placing buzzer into arduino shield

#4: Music Conductor

Create a musical masterpiece by using a piezo buzzer.  Learn how to play a variety of tunes with simple notes. 

#5: Doorbell

Create your very own doorbell by using a piezo buzzer and button sensor. Learn how to make your doorbell sound unique. 

#6: Intruder Detector

Use a light sensor and household materials to create a door activated alarm. Now no one can enter your room or secret hideout.

#7: Thermometer

Use an LCD display, button, and temperature sensor to create a thermometer and measure the temperature. 

#8: Kitchen timer

Build a programmable timer to keep track of time. Now you can help your relatives keep track of their cooking.

electronics parts

#9: LCD Backlight Disco

Start your own mini disco party by using a backlight from the LCD display and piezo buzzer. Watch the cool colors glow! 

STEM kit on desk

#10: Analog indicator

Create your own dial indicator by using a servo motor, light, temperature, and sound sensor. 

electronics parts

#11: Music Machine

Play a simple musical instrument by using a piezo buzzer, potentiometer, button and light sensor. 

electronics parts

#12: Simon Game

Recreate the feel of the classic Simon Says game using an LCD display, button, and touch sensor.

Frequently Asked Questions

WHo is THimble for?

Thimble workshops are for students ages 10+. If students are younger, parent or teacher supervision is strongly recommended.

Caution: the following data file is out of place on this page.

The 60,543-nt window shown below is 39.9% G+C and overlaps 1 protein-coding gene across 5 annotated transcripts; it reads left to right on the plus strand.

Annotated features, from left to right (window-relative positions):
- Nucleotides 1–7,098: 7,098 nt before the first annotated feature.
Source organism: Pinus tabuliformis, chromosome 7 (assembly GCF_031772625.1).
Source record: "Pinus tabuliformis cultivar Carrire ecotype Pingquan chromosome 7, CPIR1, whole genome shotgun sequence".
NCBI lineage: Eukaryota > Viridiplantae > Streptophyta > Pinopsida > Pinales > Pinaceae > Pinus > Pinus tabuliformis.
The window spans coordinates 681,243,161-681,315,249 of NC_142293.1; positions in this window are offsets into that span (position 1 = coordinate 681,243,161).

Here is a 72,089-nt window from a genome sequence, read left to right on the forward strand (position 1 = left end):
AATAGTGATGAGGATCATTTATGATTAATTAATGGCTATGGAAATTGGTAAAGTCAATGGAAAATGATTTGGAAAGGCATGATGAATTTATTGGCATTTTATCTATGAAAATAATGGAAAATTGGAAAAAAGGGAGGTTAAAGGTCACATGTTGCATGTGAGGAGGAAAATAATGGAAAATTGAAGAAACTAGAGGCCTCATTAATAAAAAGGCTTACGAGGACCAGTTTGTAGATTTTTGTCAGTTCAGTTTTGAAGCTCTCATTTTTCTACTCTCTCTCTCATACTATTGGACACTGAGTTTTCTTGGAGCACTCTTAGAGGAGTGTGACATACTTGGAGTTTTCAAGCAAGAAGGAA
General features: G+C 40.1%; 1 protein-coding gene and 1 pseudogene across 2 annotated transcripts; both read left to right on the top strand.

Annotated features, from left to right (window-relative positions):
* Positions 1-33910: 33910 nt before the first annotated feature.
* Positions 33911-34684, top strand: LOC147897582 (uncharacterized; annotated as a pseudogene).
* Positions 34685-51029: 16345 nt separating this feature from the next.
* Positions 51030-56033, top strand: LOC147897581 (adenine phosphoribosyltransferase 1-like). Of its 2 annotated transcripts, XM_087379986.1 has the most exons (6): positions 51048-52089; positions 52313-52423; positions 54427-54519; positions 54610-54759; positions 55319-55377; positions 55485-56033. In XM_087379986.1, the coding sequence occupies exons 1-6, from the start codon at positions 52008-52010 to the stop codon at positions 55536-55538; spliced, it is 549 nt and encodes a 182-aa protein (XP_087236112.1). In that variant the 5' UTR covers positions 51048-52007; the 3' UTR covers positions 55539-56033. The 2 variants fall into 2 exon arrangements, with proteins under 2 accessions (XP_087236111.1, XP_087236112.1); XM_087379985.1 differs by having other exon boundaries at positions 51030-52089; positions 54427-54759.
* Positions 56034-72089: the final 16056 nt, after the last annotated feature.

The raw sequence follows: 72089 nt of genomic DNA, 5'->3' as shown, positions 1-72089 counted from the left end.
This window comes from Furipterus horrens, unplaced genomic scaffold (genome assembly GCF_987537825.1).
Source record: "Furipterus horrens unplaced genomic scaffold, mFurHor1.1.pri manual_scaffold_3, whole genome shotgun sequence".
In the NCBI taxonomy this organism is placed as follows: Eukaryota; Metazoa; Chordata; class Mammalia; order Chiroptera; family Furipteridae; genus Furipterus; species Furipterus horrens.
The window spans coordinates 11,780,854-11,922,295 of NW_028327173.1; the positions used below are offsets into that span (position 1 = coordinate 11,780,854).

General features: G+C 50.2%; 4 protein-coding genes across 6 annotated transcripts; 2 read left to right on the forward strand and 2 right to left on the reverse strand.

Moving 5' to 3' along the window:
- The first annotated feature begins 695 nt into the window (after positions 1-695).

How much time will i need to commit?

On average, our workshop require one month to complete (depending how fast you go). That time will be spent watching video lessons and building projects.  

What if i have no experience in electronics OR code?

We created Thimble to teach beginners a basic understanding of electronics, engineering, and code. We assume you have no prior knowledge; all we ask if that you have a hunger to learn.  


Other platforms teach coding only. We teach hardware and software – putting real engineering tools in your hands to learn complex STEM skills used in industry. 


You’ll receive online access to course instructions, video tutorials, and support forums. We’ll ship you the components and tools to build your hands-on projects.

Are thimble WORKSHOPS worth my time and Money

If you want to take in-person courses that cost thousands of $$$, Thimble isn’t for you. Want an intro to STEM that’s taught at a fraction of the price? You’re in the right place. 

What Parents and Teachers are Saying about this Workshop

"Just wanted to let you know that TH 101 is AWESOME! It's perfect for my students. Not only does it make it simple for them to create an electronic device easily, it also frees up their time to really get into the code and hack it anyway they want. I more or less threw the kids into the intro course with the website and they went to town. Well done!"
Screen Shot 2019-02-05 at 10.05.06 AM
D. Schmidle
Maker Lab Specialist
"This was an overwhelming success! The students had no prior experience in programming or electronics, yet became completely invested. Each meeting taught a fundamental concept of programming and added a piece of hardware functionality. The students loved it and a mother made a point of saying that no school is offering this kind of curriculum."
R. Handsfield
Curriculum Specialist

All Engineers have a Beginning.